In teaching needlework, instead of the long seams, and uninteresting dusters and handkerchiefs to hem, how much more pleasure is taken in it if the needlework is taught in the form of making a complete set of clothes for a nice, large doll; and this also gives scope for lessons in cutting out if the child be old enough. And the interest can be still further kept up if there be a trunk with lock and key, and the doll's wardrobe constantly added to. I see many of these trunks in the toy shops, but they are already filled with clothes and millinery for Dolly. No, get an empty trunk, and let it be filled by Dolly's mistress.
Dolls can also be dressed for the sick children in the hospitals, or sent to the missionary societies to be sent abroad for prize day at the mission schools. How very much the little girls in the Indian schools value an English doll, and what untold delight it is to them, poor little things, many of whom become real mothers at an age when little English girls are still only playing with their dolls, or just thinking of giving them away as part of the "childish things" they have done with.
As the children get older, I believe very much in training them to have a "hobby," and one can often notice by their play what subject is likely to attract them, and form a "hobby" in after life. It is said (by Fitch, I think), that "life needs a circumference as well as a centre"; and I think much rests with the mother, in helping to form this "circumference" in after life. It may be natural history, botany, conchology, stamp or crest collecting, it does not so much matter what it is, as long as it is something that shall form a pursuit and pleasure outside their daily work. I think this is especially to be thought of with regard to our boys.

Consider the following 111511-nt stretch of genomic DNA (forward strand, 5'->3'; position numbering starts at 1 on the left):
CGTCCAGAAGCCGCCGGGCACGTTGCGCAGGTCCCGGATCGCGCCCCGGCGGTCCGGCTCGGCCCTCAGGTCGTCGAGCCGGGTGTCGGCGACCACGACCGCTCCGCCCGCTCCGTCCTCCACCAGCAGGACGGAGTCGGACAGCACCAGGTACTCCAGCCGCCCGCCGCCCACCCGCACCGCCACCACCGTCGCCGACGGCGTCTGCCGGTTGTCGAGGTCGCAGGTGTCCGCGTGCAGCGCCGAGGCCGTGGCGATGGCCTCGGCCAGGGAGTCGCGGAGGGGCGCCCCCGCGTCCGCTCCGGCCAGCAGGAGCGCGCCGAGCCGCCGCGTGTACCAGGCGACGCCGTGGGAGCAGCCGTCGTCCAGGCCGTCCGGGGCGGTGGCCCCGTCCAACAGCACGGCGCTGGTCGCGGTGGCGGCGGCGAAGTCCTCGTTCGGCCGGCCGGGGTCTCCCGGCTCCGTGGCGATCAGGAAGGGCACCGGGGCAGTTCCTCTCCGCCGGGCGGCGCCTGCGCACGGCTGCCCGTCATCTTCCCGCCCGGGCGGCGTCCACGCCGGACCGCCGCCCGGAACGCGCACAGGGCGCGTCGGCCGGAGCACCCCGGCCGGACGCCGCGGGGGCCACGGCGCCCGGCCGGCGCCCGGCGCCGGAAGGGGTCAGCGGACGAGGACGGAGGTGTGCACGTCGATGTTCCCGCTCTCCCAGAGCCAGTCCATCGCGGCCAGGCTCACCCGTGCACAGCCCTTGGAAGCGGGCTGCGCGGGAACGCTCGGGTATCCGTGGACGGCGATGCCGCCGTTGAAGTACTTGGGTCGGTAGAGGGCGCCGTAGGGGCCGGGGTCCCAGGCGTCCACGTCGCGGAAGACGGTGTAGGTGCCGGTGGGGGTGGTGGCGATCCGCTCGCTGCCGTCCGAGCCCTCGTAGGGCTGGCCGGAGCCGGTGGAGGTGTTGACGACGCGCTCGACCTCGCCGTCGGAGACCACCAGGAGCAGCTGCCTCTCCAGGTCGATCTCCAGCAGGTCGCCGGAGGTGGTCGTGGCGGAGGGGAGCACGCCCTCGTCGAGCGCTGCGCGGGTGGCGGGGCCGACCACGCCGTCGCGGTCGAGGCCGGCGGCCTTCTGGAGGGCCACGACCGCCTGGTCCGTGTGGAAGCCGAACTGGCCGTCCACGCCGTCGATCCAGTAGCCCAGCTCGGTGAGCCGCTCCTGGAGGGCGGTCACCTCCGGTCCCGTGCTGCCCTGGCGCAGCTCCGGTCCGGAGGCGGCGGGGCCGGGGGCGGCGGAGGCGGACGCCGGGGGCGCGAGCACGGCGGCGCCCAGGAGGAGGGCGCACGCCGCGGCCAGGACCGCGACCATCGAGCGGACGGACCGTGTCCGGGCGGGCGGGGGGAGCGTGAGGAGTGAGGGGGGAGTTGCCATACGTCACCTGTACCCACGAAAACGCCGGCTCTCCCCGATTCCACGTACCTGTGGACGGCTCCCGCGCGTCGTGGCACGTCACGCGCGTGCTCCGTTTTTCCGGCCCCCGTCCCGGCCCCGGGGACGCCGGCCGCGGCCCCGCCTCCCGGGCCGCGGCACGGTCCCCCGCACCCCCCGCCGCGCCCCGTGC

We have many outside helps to this nowadays, especially as regards natural history and botany, with Miss Mason's Nature Note Books, the children's natural history clubs, lectures, etc., and as the children get older and put away the toys, let us see their leisure hours are not aimless and unoccupied.
Of course there are the regular school games, with their valuable training, but these games do not appeal equally to all, and if a boy (or girl) show a decided taste for some pursuit that may in time become a "hobby," especially if it be one that takes him out-of-doors, do let it be encouraged as much as possible. Never let your boys and girls pass an aimless half, or whole, holiday, and if they do not join in any regular game, see that they get the requisite amount of air and exercise in some other way, and have something to show as the result.
As regards their play; let the children have a joyous, natural, and happy childhood, for Sidney Smith says, "If you make children happy now, you will make them happy twenty years hence by the memory of it." [Sir Sidney Smith (1771-1845); English Anglican churchman, essayist and wit;]
Now, a few words as to our children's books. To begin with the very young ones, I think those of the style of Beatrix Potter have very much to recommend them. The pictures are not overloaded with detail, and are full of characteristic humour and individuality (especially Peter Rabbit and Benjamin Bunny). The short readings are so exactly descriptive of the picture, and the print is excellent. There being so little on each page, only just what is necessary to illustrate the picture, it is a great encouragement to children just beginning to read to pick it out for themselves with a little help for some of the long words. There are also many of the volumes in the Tales that are told to the Children Series, exceedingly good for children from six to nine.